• Will There Be a Rubber Shortage?

    This article was originally published in November 2021. It was updated May 2022 to reflect global and geopolitical changes that have impacted the rubber industry.

    Let’s get this out in the open right up front: Currently, there is no reported rubber shortage in the United States. In fact, representatives for big tire manufacturers like Goodyear and Bridgestone have made several media appearances to reassure the public that production is up and running as scheduled. 

    At Custom Rubber Corp., we can also report that at the time of writing we have yet to experience any serious supply chain disruptions. However, despite current smooth sailing, some economists and industry experts are anticipating a potential rubber shortage on the horizon. 

    Looking at the facts, the pieces are all in place for a scarcity in the near future. But will there be a rubber shortage anytime soon?

    Where does rubber come from?

    Rubber is a critical raw material in the U.S. In March 2021 alone, the U.S. imported $140 million in raw natural rubber to create airplane tires, car tires, shoe soles, rubber bands and PPE like gloves and masks. It is the third largest importer of rubber in the world.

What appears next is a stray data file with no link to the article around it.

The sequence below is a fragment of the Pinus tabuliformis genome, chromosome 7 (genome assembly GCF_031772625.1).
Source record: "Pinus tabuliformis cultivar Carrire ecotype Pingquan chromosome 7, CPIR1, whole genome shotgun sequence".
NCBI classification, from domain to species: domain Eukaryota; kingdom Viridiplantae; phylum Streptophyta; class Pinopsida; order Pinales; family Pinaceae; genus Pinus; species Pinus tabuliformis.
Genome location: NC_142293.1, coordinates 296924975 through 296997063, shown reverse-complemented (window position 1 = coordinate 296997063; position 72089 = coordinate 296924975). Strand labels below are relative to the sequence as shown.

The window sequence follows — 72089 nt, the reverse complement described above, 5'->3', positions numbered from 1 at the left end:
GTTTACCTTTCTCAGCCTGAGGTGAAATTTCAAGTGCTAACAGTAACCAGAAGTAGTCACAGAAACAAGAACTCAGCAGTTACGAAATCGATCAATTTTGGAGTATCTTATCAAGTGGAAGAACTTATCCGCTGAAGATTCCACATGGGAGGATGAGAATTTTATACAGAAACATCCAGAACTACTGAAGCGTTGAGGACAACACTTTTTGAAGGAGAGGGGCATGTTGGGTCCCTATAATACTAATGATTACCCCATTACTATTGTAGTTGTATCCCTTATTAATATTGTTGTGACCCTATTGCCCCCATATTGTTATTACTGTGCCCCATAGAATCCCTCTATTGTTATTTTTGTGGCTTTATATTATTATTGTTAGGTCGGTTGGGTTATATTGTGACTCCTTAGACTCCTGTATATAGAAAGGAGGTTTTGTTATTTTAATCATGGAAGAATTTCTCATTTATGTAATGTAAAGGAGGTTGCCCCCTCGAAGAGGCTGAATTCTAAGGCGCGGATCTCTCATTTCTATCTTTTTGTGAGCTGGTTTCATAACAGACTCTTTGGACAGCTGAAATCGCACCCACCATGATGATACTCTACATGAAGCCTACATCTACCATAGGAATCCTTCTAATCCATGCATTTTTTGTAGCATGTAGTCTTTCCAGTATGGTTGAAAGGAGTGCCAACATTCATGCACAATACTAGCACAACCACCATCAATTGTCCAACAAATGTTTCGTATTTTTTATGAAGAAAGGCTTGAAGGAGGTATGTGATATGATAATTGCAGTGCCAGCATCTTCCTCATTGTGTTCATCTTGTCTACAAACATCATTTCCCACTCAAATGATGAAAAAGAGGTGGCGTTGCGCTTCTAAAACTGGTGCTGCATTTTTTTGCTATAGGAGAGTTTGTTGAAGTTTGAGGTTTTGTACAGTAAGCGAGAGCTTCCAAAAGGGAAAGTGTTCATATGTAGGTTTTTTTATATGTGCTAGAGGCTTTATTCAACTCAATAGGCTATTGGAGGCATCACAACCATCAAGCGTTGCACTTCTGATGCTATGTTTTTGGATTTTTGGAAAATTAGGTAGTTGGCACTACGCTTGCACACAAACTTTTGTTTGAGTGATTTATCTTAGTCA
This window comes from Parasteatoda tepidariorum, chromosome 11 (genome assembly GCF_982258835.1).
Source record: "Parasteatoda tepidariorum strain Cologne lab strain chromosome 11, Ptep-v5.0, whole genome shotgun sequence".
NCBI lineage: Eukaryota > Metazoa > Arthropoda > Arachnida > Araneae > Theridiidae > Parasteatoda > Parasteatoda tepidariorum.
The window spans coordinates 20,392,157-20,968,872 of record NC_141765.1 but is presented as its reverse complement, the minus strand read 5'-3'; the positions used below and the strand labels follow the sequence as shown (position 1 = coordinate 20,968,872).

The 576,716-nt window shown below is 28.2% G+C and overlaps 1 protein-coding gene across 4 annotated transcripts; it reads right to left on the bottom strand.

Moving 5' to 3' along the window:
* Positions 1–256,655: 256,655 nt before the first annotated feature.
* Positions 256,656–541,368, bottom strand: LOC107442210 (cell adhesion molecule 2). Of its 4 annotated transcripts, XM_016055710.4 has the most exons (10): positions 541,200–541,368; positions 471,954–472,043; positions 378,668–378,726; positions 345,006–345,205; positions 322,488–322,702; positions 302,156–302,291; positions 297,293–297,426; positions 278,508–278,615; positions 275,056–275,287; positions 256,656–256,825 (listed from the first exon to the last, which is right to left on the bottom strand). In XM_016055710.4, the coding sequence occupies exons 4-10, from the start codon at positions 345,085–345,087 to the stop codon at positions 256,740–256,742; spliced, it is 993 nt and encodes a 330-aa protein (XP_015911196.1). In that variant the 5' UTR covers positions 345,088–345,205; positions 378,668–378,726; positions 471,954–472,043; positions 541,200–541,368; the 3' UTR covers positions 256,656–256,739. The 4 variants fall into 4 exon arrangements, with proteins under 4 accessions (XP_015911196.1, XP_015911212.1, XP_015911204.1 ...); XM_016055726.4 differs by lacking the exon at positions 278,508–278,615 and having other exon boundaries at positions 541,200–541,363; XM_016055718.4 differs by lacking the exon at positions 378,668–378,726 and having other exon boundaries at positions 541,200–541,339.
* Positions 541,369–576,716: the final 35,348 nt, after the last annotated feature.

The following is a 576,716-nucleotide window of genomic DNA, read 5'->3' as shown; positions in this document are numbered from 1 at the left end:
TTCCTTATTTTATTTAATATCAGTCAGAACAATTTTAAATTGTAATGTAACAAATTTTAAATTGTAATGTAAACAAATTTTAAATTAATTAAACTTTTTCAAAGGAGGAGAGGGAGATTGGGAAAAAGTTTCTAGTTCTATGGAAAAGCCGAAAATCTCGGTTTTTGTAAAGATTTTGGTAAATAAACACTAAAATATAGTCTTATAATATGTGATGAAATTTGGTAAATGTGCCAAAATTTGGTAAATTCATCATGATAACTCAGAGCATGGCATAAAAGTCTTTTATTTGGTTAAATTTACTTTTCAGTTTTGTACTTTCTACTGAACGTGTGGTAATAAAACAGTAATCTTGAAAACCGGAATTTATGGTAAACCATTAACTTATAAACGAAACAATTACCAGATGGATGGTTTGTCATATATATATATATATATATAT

To understand why some people believe there will be a rubber shortage, it’s important to know where rubber comes from. There are two types of rubber commonly used for consumer goods: natural and synthetic. 

    Natural rubber comes from rubber trees, which are tapped in order to collect the milky sap they naturally produce, which is known as latex. This latex is mixed with ammonia to keep it from solidifying, then with acid to prompt coagulation. The mixture is rolled to remove water, then hung to dry before being put in bales to ship further down the supply chain.

    An overwhelming majority of the world’s natural rubber supply, about 90%, comes from the warm climates of Southeast Asia, specifically Thailand. Rubber is usually produced by small family farms who own a few acres of land for growing and tapping. 

    Will there be a rubber shortage in 2022?

    Like any industry, rubber products are directly impacted by a number of elements, many of which are out of producers’ and suppliers’ control. At present, experts are pointing to several key factors that could point to a shortage sooner than later. 

    Cyclical pricing disruptions

    This is the biggest reason cited as proof of any sort of looming shortage. Rubber prices are cyclical, meaning they go up and down in response to different factors in the market. When prices are high, there is incentive to plant rubber trees. When prices are low, there is little incentive to plant and invest in a family farm.